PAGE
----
My extensive research indicates that only one out of 180,000 Americans have ever even seen this one, the Gold-Bordered Hairstreak. For Brazilians, the French, Rumanians and Thais, the numbers decline precipitiously. The same is true for Sri Lankans, Guatemalans and North Koreans, that is the viewer numbers plunge to near one in 8.5 million.

I was thinking about this, as I recalled how men and women sped to the “Wall” entrance Retama Village, in Mission, Texas, when the text blast went out, super rare Gold-Bordered at “The Wall.” Folks expert in the butterflies of the Lower Rio Grande Valley actually jumped in their cars to insure that they got a look at this Mexican native, in the United States.

What is it that made me fly to Texas to see new and rare insects at the National Butterfly Center near the border wall? What drives retired doctors, physicists, CPA’s, RN’s, teachers and officers in blue to dash over to catch a glimpse of a rare butterfly.

That most are esthetes, does that explain it? Yes? No?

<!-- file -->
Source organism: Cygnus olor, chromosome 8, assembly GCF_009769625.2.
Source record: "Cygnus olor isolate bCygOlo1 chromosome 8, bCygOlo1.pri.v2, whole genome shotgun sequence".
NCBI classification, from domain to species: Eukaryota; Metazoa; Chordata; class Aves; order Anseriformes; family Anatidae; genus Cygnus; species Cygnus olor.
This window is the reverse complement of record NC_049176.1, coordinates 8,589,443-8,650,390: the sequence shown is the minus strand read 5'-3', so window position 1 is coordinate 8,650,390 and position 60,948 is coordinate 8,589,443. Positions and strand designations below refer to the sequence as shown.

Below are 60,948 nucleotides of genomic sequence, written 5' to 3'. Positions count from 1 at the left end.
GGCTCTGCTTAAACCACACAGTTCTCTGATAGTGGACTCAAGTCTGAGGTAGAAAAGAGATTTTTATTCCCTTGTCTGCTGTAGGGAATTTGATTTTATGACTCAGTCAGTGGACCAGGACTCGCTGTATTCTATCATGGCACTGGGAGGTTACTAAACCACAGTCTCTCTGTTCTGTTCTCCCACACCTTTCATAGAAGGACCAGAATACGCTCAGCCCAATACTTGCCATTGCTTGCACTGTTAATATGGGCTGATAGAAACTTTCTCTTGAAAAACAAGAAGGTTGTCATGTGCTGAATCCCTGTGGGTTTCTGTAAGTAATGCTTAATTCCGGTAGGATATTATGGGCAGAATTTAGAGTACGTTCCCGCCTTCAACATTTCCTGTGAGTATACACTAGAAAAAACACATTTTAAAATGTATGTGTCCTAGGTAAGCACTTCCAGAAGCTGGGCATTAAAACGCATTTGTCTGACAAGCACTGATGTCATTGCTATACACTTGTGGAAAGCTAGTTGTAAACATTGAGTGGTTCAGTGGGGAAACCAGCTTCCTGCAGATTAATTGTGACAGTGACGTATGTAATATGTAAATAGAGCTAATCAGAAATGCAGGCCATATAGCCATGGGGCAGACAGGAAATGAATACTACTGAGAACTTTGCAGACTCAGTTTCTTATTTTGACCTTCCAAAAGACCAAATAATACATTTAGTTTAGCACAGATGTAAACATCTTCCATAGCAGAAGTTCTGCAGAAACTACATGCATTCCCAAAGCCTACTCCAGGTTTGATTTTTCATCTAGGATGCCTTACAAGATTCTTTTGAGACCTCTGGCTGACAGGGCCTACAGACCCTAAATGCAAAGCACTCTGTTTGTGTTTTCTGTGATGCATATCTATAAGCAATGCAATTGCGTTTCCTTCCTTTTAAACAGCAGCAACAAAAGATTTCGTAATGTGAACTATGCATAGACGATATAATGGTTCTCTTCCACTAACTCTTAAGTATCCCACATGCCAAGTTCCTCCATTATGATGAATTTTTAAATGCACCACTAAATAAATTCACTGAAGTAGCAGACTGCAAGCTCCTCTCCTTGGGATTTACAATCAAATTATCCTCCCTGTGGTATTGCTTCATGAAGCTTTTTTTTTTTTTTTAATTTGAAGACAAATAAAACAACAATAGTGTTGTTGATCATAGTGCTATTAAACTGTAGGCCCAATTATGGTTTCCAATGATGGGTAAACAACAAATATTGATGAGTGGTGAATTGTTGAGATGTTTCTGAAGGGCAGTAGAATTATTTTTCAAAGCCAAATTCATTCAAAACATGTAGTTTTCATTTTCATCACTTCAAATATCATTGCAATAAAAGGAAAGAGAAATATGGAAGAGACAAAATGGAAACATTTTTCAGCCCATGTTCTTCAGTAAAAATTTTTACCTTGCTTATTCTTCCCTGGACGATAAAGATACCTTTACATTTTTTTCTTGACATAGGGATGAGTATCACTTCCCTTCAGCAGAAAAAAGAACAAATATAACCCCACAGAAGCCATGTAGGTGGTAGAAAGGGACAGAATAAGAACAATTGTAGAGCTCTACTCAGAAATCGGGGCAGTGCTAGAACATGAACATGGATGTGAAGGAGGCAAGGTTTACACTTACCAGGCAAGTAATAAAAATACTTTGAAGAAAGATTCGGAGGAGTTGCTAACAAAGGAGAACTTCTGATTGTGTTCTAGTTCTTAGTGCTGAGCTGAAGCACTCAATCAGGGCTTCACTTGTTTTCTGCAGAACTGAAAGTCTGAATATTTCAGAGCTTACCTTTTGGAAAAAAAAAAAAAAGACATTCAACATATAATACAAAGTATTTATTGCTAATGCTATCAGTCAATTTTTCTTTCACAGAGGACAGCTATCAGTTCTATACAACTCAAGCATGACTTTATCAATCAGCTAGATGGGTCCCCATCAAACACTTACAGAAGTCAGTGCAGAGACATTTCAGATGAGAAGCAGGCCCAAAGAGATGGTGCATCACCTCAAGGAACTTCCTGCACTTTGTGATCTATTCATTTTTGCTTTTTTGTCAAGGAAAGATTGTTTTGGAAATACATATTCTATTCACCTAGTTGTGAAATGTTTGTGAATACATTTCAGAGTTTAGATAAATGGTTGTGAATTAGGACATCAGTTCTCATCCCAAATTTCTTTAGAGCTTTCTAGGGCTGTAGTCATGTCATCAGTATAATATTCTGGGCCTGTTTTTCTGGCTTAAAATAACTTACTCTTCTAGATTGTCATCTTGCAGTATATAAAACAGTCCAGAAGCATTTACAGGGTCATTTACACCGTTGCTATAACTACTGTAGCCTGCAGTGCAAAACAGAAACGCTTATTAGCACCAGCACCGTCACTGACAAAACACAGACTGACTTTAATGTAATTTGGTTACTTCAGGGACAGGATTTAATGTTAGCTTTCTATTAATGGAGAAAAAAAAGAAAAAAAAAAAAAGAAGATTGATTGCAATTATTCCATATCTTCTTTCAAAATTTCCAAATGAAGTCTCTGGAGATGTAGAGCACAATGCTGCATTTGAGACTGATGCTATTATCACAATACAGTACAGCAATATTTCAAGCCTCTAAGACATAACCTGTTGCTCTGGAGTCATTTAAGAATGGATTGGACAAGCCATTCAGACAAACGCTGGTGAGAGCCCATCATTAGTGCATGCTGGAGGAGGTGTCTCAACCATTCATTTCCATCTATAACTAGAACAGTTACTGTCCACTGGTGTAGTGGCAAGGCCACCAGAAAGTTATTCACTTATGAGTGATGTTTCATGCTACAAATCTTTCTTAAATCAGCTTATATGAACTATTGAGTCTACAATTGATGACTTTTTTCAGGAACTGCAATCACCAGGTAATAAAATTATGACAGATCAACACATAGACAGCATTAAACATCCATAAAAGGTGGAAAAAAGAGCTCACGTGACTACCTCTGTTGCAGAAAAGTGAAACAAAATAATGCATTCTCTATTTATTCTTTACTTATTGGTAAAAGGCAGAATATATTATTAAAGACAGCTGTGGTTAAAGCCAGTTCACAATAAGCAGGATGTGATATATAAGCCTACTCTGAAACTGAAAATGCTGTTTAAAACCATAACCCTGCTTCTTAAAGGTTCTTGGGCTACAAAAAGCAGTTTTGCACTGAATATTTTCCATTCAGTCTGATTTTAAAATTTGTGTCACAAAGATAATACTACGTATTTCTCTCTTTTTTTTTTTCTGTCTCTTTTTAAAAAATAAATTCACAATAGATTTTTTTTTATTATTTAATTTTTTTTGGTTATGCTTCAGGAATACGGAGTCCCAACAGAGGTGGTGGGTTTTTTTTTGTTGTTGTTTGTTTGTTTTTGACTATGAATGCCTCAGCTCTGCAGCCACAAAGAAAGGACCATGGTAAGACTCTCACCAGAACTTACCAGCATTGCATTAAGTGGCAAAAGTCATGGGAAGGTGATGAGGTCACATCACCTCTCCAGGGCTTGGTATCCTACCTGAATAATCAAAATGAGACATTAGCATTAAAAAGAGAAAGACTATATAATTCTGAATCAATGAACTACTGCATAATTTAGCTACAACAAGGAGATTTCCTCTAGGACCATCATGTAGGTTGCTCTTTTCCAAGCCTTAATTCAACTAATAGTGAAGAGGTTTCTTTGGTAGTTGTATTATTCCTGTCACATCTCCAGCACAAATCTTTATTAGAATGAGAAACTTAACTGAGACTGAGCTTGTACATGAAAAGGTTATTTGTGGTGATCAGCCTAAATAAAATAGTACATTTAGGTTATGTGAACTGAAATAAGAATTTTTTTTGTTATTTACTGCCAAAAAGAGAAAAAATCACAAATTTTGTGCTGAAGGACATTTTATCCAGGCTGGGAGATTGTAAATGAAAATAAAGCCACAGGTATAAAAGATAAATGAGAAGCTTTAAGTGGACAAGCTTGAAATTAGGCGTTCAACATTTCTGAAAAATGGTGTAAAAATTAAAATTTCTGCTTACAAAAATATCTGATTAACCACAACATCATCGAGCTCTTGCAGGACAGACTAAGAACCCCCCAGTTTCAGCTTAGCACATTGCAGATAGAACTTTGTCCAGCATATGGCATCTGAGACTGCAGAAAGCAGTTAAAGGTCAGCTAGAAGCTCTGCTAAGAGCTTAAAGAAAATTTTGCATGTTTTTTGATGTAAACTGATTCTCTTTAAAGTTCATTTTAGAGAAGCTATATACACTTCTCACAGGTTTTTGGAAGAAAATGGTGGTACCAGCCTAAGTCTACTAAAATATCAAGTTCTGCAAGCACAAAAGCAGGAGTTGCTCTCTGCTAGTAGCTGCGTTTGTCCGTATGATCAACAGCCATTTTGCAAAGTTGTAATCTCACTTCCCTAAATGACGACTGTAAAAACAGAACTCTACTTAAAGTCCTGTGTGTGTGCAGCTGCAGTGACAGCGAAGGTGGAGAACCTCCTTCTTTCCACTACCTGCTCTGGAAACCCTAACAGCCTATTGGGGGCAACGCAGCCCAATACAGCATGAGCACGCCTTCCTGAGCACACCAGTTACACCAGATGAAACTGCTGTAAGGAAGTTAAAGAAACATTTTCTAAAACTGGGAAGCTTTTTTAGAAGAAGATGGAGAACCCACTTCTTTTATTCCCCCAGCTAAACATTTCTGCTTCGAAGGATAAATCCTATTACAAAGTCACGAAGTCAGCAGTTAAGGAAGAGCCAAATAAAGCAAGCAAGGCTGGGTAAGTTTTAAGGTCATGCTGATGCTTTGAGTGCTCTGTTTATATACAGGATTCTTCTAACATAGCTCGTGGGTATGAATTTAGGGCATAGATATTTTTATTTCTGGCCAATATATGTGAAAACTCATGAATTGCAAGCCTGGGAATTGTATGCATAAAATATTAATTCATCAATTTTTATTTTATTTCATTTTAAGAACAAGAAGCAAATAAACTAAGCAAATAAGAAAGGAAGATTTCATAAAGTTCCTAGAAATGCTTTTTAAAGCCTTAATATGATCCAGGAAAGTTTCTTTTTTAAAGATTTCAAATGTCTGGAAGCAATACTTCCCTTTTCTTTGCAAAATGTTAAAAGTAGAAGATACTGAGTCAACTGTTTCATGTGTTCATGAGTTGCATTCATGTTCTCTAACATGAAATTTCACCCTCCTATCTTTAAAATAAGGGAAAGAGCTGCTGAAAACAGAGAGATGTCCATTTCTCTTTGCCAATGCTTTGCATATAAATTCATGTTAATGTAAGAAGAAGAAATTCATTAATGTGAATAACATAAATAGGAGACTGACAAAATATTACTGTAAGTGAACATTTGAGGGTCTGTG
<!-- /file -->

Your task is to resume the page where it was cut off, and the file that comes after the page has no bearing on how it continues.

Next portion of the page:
The Largest Monarchs?

Monarch Butterflies Coupled photographed by Jeff Zablow at the National Butterfly Center, Mission, TX

We were in the perennial beds of the National Butterfly Center near the border wall. It was seriously hot: Mexican border hot, there in Mission, Texas.

The female Monarch butterfly flew in to Asclepias (milkweed). She was the largest Monarch I’ve ever seen. Make that the largest of what, 8,000 monarchs? Before I could make my patented approach, Whamo! this brute of a male Monarch landed on that same Asclepias. They communicated briefly, and then as fast as you can say ‘Howdy Doody’ they were coupled together in this embrace.

He is closest to you, she can be seen below him. Both were very, very large Monarchs. The Land of the Monarch giants!!